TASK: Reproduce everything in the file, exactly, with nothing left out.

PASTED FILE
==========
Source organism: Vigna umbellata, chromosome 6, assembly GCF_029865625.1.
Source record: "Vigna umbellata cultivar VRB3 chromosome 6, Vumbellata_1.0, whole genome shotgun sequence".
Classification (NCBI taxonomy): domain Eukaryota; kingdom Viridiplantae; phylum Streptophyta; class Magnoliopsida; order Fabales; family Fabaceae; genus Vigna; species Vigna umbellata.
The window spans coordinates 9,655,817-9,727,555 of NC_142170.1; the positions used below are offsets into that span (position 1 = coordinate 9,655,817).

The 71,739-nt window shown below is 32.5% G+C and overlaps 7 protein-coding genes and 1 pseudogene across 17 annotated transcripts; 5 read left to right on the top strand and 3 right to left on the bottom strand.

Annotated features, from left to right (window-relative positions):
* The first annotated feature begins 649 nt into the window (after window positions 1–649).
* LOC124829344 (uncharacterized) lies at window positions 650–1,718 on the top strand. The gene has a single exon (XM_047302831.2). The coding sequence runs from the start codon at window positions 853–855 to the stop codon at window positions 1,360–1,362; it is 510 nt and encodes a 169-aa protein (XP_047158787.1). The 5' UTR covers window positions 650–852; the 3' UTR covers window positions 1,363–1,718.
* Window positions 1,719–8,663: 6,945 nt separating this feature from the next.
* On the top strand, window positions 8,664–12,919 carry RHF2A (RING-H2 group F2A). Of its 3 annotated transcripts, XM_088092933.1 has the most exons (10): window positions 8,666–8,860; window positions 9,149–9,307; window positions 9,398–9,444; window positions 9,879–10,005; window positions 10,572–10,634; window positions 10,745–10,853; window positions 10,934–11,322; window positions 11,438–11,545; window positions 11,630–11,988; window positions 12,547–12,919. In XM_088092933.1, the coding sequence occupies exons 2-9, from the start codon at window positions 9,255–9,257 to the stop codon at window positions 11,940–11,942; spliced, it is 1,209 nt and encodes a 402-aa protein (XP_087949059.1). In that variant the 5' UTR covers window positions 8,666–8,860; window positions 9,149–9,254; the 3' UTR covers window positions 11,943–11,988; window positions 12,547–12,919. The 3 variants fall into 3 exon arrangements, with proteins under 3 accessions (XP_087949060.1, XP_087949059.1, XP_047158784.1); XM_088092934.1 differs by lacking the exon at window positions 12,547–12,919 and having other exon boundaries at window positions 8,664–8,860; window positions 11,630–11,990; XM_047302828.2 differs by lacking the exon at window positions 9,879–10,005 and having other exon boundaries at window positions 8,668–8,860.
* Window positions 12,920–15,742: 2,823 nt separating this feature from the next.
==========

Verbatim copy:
Source organism: Vigna umbellata, chromosome 6, assembly GCF_029865625.1.
Source record: "Vigna umbellata cultivar VRB3 chromosome 6, Vumbellata_1.0, whole genome shotgun sequence".
Classification (NCBI taxonomy): domain Eukaryota; kingdom Viridiplantae; phylum Streptophyta; class Magnoliopsida; order Fabales; family Fabaceae; genus Vigna; species Vigna umbellata.
The window spans coordinates 9,655,817-9,727,555 of NC_142170.1; the positions used below are offsets into that span (position 1 = coordinate 9,655,817).

The 71,739-nt window shown below is 32.5% G+C and overlaps 7 protein-coding genes and 1 pseudogene across 17 annotated transcripts; 5 read left to right on the top strand and 3 right to left on the bottom strand.

Annotated features, from left to right (window-relative positions):
* The first annotated feature begins 649 nt into the window (after window positions 1–649).
* LOC124829344 (uncharacterized) lies at window positions 650–1,718 on the top strand. The gene has a single exon (XM_047302831.2). The coding sequence runs from the start codon at window positions 853–855 to the stop codon at window positions 1,360–1,362; it is 510 nt and encodes a 169-aa protein (XP_047158787.1). The 5' UTR covers window positions 650–852; the 3' UTR covers window positions 1,363–1,718.
* Window positions 1,719–8,663: 6,945 nt separating this feature from the next.
* On the top strand, window positions 8,664–12,919 carry RHF2A (RING-H2 group F2A). Of its 3 annotated transcripts, XM_088092933.1 has the most exons (10): window positions 8,666–8,860; window positions 9,149–9,307; window positions 9,398–9,444; window positions 9,879–10,005; window positions 10,572–10,634; window positions 10,745–10,853; window positions 10,934–11,322; window positions 11,438–11,545; window positions 11,630–11,988; window positions 12,547–12,919. In XM_088092933.1, the coding sequence occupies exons 2-9, from the start codon at window positions 9,255–9,257 to the stop codon at window positions 11,940–11,942; spliced, it is 1,209 nt and encodes a 402-aa protein (XP_087949059.1). In that variant the 5' UTR covers window positions 8,666–8,860; window positions 9,149–9,254; the 3' UTR covers window positions 11,943–11,988; window positions 12,547–12,919. The 3 variants fall into 3 exon arrangements, with proteins under 3 accessions (XP_087949060.1, XP_087949059.1, XP_047158784.1); XM_088092934.1 differs by lacking the exon at window positions 12,547–12,919 and having other exon boundaries at window positions 8,664–8,860; window positions 11,630–11,990; XM_047302828.2 differs by lacking the exon at window positions 9,879–10,005 and having other exon boundaries at window positions 8,668–8,860.
* Window positions 12,920–15,742: 2,823 nt separating this feature from the next.